The career path for a demolition officer is fairly linear. You work your way up through the differing CCDO levels, and finally, with enough experience, you can choose to apply for a supervisory role, overseeing and planning projects. You might also want to set up your own demolition business, or even move into other areas of construction.
Also known as…
- Deconstruction Officer
What’s it really like?
Eric Rosay, 42, is a contracts manager for DDS Demolition, in Monkton, Kent.
How long have you been in this particular job?
I have been in this specific role for about five years.
How and why did you become a Demolition Officer?
I initially joined DDS Demolition as an operative, before working my way up to Contracts Manager. I originally got involved in the industry as I already had experience in the construction sector; demolition seemed interesting and was different to other trades so I got myself involved.
What kind of qualifications do you require to become a Demolition Officer?
This is dependent on your clients and the type of contracts you undertake, I would think that as a minimum a good Health & Safety Training scheme (maybe a NEBOSH or IOSH) would be acceptable, although some may say a degree in Civil Engineering is required. Personally, I think experience is what’s most important.
What did you do before this job?
I was a general operative, as I mentioned above, and then a Site Supervisor.
What do you do in a typical day at work?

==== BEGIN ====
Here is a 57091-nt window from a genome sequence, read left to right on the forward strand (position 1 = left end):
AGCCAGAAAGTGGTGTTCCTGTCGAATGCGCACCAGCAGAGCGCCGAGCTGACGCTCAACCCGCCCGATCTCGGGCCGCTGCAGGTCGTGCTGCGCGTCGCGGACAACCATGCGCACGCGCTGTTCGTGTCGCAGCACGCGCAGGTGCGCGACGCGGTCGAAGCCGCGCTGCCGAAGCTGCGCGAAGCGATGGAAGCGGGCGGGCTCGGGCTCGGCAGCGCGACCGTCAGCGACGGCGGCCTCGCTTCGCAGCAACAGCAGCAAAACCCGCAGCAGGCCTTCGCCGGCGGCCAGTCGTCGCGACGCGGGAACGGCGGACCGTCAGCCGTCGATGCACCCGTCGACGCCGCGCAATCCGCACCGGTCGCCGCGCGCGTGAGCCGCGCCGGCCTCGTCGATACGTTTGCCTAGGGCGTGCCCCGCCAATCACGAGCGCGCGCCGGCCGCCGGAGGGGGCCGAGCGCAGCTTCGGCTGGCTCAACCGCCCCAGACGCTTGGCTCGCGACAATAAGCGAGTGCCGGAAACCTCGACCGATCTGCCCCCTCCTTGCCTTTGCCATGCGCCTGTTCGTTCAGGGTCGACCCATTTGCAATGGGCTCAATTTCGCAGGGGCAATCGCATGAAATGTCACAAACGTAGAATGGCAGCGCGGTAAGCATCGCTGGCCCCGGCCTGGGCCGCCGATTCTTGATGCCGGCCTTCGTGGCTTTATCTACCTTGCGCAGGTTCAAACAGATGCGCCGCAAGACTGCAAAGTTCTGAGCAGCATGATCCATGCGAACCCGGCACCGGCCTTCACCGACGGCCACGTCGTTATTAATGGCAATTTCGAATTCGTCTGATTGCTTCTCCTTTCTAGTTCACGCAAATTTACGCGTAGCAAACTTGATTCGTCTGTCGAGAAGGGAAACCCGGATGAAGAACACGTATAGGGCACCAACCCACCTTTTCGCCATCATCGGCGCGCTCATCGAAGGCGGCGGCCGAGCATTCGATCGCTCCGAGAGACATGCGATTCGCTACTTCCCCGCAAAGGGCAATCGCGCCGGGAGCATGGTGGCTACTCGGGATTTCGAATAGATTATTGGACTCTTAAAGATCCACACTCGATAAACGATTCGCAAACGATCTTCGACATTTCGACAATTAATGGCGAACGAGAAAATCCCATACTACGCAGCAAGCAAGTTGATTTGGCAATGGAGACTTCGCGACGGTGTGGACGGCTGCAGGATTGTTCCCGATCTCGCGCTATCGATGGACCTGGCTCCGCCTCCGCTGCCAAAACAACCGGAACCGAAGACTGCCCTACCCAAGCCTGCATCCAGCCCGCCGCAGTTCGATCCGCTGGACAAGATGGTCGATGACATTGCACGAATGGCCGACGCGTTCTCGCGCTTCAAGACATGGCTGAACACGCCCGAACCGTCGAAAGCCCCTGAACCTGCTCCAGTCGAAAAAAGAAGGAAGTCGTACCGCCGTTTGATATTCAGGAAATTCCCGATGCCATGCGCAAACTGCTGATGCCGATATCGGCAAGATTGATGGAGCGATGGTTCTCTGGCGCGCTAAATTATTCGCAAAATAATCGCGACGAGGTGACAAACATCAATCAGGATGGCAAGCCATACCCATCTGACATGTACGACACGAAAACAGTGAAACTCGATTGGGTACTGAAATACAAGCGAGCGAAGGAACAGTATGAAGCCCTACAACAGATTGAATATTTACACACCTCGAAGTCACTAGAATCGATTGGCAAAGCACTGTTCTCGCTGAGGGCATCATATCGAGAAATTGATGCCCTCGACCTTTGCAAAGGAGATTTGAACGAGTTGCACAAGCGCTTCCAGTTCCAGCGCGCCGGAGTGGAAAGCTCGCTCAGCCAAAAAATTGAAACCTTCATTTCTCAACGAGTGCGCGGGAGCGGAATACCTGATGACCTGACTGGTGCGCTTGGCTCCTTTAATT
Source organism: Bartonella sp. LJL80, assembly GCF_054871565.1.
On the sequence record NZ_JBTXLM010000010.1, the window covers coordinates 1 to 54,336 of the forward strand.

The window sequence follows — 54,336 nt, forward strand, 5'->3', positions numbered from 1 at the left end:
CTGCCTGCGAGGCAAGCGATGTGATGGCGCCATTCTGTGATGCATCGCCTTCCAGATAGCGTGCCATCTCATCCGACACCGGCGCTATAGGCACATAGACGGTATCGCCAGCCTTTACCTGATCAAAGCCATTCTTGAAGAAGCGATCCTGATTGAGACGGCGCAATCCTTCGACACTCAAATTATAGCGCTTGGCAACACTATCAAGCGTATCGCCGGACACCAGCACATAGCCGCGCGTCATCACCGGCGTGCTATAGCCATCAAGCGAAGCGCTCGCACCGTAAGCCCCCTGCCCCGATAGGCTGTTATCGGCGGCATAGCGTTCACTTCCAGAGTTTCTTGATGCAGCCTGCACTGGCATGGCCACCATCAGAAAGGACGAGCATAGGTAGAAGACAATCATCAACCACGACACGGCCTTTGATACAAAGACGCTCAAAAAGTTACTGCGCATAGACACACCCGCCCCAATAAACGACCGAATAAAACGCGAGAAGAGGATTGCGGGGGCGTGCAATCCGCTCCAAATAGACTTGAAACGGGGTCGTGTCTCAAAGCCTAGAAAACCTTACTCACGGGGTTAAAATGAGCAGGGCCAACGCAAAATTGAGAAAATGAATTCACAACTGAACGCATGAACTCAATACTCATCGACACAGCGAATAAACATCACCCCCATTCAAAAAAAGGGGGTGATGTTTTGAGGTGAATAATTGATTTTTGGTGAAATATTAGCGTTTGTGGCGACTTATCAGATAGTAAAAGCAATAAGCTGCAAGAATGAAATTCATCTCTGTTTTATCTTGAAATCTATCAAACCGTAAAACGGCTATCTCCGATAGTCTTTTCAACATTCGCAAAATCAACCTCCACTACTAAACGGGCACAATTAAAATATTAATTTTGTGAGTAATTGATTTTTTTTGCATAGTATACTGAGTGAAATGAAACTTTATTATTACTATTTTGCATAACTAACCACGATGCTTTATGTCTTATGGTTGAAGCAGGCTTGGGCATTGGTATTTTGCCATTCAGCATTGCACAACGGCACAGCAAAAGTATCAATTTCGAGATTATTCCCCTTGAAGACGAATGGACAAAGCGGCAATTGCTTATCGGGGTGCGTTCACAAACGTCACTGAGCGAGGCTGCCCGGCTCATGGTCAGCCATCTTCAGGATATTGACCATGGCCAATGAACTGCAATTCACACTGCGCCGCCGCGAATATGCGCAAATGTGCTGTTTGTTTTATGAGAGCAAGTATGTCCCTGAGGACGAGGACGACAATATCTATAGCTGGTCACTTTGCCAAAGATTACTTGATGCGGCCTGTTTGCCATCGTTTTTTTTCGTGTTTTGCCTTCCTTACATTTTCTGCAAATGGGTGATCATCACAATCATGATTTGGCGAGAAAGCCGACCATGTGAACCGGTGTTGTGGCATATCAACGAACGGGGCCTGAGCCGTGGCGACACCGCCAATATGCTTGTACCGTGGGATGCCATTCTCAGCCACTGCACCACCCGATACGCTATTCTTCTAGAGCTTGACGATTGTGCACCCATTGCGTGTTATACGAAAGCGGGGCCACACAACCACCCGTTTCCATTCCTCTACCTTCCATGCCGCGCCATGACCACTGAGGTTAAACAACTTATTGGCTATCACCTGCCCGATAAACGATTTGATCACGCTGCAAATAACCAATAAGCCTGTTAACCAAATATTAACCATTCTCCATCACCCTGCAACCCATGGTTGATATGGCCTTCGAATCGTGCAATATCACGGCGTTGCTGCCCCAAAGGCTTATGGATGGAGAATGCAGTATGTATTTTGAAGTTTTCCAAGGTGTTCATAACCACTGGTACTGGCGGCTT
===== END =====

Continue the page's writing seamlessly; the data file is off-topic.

My main work is generally overseeing all sites, from contract award to final accounts. I also assist site supervisors with management, forming methodologies, troubleshooting technical difficulties, chairing progress meetings, staff and machine allocation, and project programming.
What do you like about the job?
The work is definitely interesting. Personally I like seeing buildings that have sat redundant and untouched for 20 odd years: the urban exploration. There’s also a sense of accomplishment when you identify a method to demolish a building that others missed.
What do you dislike about the job?
Sometimes the hours can be long, but I would think this is true for all management.
What’s the largest demolition you’ve ever worked on? Any famous ones?
The biggest contract we’ve been awarded to date would be Leybourne Grange, which was £2.4million. It was a disused mental asylum. The most notorious contract we’ve completed would have to be Brixton Market multi-storey car park, an iconic structure in the centre of London (even Bob Marley sang about it!).
What advice would you give to someone thinking of doing this job?
The best route to take is from the ground up. Open your ears, and remember to learn from those around you – never guess how to do things.
What kind of jobs do you think you might do after this role?
The next step from here would be Operations Management, but I think this is as high as I wish to go (for now!).
What other inside-information can you give to help people considering this career?
It’s an industry that due to the high risk activities cannot tolerate mistakes; if you cannot take criticism and will only do what you think is best, it’s not for you.
Can you give us a rough idea of the salaries people could expect in this industry?
Anything from minimum wage for an unskilled labourer to a six-figure salary for top directors.